12.1 The New Horizon
The oath of Al-Aqaba marked an opening for the new religion enabling it to grow unmolested in a city where people could worship Allah in hope and freedom and without fear. To worship openly before all men, whether believer or not, without being tortured, persecuted, or molested had been the dream of the Muslims of Mecca and after thirteen years of patient struggle Allah made their dream a reality.

Mohamed gave his followers permission to emigrate to Yathrib. They were to emigrate discreetly in twos and threes so as not to attract the attention of Quraysh, but Quraysh, always suspicious and alert, tried to prevent anyone they could from emigrating. They tortured them, imprisoned them, seized their money and possessions, or they flattered them, plied them with goods and money and beautiful slave girls. They used every method and means to stop those who wanted to emigrate from leaving. They tempted them in every possible way. They told one man,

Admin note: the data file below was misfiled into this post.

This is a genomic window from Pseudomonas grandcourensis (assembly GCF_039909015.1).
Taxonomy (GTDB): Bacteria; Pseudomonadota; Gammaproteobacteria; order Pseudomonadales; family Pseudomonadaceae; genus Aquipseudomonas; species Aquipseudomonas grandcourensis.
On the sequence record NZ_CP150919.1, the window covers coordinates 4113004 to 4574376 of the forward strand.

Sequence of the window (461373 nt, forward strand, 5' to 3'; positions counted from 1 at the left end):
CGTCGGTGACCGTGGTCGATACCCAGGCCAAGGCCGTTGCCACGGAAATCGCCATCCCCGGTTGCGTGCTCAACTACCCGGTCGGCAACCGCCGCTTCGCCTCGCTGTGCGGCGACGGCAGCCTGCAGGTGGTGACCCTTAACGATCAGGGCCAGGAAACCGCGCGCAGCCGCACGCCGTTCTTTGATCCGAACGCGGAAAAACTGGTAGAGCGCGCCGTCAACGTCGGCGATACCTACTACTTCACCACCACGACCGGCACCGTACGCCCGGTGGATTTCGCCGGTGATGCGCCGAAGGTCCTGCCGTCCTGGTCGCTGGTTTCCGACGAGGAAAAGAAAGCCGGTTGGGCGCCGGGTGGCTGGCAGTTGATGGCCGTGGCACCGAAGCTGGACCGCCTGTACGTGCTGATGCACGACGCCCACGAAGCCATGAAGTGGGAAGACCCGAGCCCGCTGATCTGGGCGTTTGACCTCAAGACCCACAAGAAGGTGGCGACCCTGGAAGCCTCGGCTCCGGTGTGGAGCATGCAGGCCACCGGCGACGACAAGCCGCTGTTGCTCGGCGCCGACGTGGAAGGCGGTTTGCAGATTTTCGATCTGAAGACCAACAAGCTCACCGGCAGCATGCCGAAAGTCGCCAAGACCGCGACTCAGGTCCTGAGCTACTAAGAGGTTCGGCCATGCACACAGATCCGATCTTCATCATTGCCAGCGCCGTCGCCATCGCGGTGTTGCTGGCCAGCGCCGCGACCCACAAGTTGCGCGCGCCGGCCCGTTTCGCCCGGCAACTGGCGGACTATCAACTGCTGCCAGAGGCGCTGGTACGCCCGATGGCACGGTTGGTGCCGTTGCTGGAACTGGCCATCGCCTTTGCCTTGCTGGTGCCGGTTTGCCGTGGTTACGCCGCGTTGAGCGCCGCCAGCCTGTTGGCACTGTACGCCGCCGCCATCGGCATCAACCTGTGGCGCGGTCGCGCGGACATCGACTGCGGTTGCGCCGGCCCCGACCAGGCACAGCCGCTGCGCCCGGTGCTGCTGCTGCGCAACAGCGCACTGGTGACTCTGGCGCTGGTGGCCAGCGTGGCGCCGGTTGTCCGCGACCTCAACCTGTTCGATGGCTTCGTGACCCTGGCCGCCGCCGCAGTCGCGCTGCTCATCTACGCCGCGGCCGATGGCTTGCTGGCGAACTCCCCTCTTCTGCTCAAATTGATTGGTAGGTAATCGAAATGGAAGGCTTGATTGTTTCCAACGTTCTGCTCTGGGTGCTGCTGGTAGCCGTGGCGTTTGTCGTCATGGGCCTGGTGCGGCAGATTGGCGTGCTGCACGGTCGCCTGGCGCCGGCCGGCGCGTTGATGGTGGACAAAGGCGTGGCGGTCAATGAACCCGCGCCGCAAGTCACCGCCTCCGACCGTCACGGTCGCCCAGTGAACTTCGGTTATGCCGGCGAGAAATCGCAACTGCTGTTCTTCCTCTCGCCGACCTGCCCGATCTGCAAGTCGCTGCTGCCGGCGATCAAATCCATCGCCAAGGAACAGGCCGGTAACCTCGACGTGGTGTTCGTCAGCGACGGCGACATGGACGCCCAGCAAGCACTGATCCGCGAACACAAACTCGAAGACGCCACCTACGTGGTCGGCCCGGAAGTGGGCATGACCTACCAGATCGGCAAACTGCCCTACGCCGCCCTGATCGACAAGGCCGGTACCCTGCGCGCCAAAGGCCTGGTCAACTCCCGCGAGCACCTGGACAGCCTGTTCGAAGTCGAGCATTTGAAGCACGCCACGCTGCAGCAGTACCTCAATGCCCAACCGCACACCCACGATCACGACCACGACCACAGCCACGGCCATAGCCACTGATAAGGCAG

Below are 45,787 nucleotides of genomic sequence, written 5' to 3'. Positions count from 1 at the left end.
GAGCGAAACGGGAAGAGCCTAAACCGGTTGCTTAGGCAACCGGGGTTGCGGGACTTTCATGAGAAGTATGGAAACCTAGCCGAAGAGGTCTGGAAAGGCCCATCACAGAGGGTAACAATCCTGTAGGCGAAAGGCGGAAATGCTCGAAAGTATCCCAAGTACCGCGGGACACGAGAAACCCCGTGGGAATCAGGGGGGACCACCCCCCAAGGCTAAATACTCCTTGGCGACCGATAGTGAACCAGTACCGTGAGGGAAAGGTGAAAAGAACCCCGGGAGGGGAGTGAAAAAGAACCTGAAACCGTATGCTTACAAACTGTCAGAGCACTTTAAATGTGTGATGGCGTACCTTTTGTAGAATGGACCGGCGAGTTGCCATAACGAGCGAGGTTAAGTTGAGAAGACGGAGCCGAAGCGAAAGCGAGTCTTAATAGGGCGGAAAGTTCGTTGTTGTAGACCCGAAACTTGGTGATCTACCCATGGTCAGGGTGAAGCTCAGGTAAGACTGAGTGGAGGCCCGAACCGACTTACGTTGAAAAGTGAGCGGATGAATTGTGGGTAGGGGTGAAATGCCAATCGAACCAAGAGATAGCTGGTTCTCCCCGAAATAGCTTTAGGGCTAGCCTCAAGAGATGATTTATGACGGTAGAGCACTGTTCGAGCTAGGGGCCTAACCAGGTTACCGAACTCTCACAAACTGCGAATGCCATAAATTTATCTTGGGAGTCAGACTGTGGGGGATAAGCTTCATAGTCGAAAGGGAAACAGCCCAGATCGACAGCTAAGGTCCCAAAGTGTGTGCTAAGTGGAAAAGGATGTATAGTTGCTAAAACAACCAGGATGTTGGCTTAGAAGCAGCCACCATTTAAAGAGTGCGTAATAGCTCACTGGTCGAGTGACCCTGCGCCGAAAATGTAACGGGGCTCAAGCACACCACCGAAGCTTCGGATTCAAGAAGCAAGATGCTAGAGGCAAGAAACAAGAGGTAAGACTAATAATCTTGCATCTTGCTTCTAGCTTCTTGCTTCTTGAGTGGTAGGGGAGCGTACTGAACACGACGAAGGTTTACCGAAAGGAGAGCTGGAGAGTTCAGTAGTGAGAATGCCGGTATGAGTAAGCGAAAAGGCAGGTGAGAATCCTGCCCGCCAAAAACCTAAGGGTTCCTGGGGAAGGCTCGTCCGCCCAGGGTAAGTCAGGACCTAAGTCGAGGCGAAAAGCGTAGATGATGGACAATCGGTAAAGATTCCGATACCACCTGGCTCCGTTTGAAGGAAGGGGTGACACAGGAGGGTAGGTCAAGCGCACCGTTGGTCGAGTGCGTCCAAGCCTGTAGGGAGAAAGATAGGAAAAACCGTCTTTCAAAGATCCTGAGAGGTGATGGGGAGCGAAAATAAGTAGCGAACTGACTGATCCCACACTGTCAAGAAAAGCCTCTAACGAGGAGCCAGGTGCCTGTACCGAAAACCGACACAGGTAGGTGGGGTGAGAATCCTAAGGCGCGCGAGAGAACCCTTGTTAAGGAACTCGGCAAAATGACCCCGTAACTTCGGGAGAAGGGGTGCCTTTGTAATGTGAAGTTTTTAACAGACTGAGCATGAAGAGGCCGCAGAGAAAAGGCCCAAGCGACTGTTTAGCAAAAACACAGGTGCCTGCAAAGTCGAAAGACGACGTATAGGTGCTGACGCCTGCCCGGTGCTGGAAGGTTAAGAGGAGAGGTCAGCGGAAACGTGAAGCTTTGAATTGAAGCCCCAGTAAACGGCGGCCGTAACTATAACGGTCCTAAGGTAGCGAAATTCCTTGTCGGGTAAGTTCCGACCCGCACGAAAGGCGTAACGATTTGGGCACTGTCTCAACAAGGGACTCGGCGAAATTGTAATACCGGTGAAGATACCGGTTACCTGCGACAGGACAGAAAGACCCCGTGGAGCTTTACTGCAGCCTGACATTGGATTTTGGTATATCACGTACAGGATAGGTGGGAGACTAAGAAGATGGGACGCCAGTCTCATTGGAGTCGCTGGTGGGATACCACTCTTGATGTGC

You came to us a pauper and now you are a rich man. You will never leave this city."

"If I give you all my money will you let me emigrate?" he said

"Yes," they answered.

So he left all his money to them and emigrated with only his religion to sustain him. Mohamed met him with a hearty welcome and the words,

"Well done, well done."

All the deterrents of Quraysh did not stop a steady stream of Muslims from emigrating to Yathrib. Their religion was dearer to them than their wealth, their homes, their families, and their motherland. They were content, happy to escape with their religion, to flee to Allah, leaving their city and its strife behind them.

No one knew for sure whether Mohamed intended to emigrate to Yathrib or to remain in Mecca. He remained, calm and dauntless, in Mecca as the number of Muslims there began to dwindle. One day Abu Bakr asked permission to emigrate to Yathrib. All Mohamed said was,

"Be patient! Perchance Allah will give you a companion."